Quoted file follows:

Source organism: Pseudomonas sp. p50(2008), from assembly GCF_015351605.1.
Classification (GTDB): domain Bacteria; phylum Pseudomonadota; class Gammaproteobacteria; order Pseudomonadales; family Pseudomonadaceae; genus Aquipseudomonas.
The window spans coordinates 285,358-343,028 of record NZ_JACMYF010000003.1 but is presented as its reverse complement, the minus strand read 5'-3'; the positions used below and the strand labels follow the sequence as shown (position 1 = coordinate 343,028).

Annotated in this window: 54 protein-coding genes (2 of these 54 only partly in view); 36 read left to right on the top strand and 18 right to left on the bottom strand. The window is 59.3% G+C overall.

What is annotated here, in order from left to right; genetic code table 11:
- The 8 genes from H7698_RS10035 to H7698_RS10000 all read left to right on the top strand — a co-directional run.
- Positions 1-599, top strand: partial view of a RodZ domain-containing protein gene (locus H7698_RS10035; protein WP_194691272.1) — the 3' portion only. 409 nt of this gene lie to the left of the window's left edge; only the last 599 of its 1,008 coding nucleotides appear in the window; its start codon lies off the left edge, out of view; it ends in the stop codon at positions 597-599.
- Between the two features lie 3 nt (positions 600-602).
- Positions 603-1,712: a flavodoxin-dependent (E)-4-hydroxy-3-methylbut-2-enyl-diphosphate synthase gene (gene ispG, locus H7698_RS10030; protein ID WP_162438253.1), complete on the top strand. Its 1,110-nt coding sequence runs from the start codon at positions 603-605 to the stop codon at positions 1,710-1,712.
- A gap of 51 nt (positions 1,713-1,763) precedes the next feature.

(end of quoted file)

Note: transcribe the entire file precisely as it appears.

Source organism: Pseudomonas sp. p50(2008), from assembly GCF_015351605.1.
Classification (GTDB): domain Bacteria; phylum Pseudomonadota; class Gammaproteobacteria; order Pseudomonadales; family Pseudomonadaceae; genus Aquipseudomonas.
The window spans coordinates 285,358-343,028 of record NZ_JACMYF010000003.1 but is presented as its reverse complement, the minus strand read 5'-3'; the positions used below and the strand labels follow the sequence as shown (position 1 = coordinate 343,028).

Annotated in this window: 54 protein-coding genes (2 of these 54 only partly in view); 36 read left to right on the top strand and 18 right to left on the bottom strand. The window is 59.3% G+C overall.

What is annotated here, in order from left to right; genetic code table 11:
- The 8 genes from H7698_RS10035 to H7698_RS10000 all read left to right on the top strand — a co-directional run.
- Positions 1-599, top strand: partial view of a RodZ domain-containing protein gene (locus H7698_RS10035; protein WP_194691272.1) — the 3' portion only. 409 nt of this gene lie to the left of the window's left edge; only the last 599 of its 1,008 coding nucleotides appear in the window; its start codon lies off the left edge, out of view; it ends in the stop codon at positions 597-599.
- Between the two features lie 3 nt (positions 600-602).
- Positions 603-1,712: a flavodoxin-dependent (E)-4-hydroxy-3-methylbut-2-enyl-diphosphate synthase gene (gene ispG, locus H7698_RS10030; protein ID WP_162438253.1), complete on the top strand. Its 1,110-nt coding sequence runs from the start codon at positions 603-605 to the stop codon at positions 1,710-1,712.
- A gap of 51 nt (positions 1,713-1,763) precedes the next feature.